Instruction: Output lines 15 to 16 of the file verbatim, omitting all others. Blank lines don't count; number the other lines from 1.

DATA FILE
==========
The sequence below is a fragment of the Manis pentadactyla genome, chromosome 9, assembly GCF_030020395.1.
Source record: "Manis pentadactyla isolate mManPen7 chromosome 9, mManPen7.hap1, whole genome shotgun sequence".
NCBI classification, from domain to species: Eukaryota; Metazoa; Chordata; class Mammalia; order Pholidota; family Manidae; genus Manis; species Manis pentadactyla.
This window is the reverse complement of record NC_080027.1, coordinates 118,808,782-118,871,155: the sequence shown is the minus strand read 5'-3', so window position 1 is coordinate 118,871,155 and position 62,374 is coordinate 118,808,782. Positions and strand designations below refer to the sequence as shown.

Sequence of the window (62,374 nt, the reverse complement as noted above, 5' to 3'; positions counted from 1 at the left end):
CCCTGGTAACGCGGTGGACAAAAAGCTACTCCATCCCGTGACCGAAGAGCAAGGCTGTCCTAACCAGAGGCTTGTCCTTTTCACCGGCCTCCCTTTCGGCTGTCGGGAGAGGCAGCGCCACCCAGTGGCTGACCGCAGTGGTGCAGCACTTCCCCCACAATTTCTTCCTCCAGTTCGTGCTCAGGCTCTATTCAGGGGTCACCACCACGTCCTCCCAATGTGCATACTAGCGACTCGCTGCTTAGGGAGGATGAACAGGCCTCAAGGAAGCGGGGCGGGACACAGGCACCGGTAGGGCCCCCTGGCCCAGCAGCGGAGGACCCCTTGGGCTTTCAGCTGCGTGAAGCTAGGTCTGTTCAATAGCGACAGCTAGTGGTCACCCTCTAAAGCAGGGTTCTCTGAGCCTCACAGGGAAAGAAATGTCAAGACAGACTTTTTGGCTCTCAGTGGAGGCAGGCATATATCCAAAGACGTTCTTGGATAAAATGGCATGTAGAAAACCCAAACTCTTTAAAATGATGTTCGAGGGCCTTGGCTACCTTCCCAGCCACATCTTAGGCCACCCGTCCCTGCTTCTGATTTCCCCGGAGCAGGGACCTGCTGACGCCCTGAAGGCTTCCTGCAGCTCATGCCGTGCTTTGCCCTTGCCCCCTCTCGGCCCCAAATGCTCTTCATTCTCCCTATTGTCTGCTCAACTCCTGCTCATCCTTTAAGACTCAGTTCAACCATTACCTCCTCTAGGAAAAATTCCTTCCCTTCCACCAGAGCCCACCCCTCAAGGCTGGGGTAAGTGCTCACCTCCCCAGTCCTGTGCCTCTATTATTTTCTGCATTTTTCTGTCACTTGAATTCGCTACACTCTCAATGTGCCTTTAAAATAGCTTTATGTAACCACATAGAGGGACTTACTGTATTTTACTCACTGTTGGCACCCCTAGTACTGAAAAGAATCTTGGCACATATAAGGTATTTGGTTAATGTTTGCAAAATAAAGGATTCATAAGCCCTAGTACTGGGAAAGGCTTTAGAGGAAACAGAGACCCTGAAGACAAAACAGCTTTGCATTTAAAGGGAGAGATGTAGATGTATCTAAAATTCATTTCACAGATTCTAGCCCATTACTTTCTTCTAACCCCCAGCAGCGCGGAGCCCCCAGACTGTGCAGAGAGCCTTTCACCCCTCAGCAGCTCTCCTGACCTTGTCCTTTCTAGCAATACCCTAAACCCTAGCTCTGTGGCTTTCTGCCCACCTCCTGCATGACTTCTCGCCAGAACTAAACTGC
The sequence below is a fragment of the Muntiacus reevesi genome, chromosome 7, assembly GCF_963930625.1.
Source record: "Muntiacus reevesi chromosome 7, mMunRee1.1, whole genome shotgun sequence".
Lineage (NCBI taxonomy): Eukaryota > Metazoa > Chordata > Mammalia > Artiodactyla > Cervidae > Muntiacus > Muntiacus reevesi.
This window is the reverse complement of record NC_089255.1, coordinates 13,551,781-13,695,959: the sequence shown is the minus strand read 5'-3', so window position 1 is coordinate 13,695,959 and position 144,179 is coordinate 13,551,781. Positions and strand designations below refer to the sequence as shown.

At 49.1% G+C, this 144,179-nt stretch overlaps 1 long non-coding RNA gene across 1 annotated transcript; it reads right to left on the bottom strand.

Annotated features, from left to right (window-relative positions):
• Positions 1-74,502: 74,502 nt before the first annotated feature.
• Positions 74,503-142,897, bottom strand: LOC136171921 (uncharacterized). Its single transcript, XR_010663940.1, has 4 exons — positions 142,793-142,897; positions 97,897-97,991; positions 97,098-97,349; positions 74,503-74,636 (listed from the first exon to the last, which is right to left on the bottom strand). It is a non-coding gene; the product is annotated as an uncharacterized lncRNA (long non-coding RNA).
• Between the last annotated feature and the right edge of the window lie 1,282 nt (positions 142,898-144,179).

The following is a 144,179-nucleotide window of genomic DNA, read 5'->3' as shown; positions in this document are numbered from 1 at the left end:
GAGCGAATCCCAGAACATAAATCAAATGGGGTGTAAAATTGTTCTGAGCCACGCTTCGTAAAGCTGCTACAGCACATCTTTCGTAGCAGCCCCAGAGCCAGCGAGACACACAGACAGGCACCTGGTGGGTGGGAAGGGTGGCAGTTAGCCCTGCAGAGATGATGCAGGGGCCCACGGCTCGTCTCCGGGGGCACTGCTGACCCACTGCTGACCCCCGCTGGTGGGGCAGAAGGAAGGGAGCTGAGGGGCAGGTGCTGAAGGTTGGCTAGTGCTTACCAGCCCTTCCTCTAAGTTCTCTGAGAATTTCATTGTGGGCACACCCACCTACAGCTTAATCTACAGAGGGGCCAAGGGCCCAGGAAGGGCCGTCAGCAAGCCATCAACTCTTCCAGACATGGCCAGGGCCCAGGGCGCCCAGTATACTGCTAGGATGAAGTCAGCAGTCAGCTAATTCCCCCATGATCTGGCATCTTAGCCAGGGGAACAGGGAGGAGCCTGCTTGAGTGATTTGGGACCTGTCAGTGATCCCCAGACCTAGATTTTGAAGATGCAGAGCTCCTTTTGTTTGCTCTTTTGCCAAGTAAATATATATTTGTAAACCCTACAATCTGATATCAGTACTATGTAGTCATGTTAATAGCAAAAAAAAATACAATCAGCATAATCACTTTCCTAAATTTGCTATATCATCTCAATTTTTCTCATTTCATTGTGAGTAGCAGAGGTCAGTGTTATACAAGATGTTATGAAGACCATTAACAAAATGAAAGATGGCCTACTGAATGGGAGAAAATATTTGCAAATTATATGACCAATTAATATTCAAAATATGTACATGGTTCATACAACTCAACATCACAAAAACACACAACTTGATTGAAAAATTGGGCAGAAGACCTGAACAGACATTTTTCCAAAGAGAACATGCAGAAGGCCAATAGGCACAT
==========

• Between the last annotated feature and the right edge of the window lie 1,282 nt (positions 142,898-144,179).

The following is a 144,179-nucleotide window of genomic DNA, read 5'->3' as shown; positions in this document are numbered from 1 at the left end: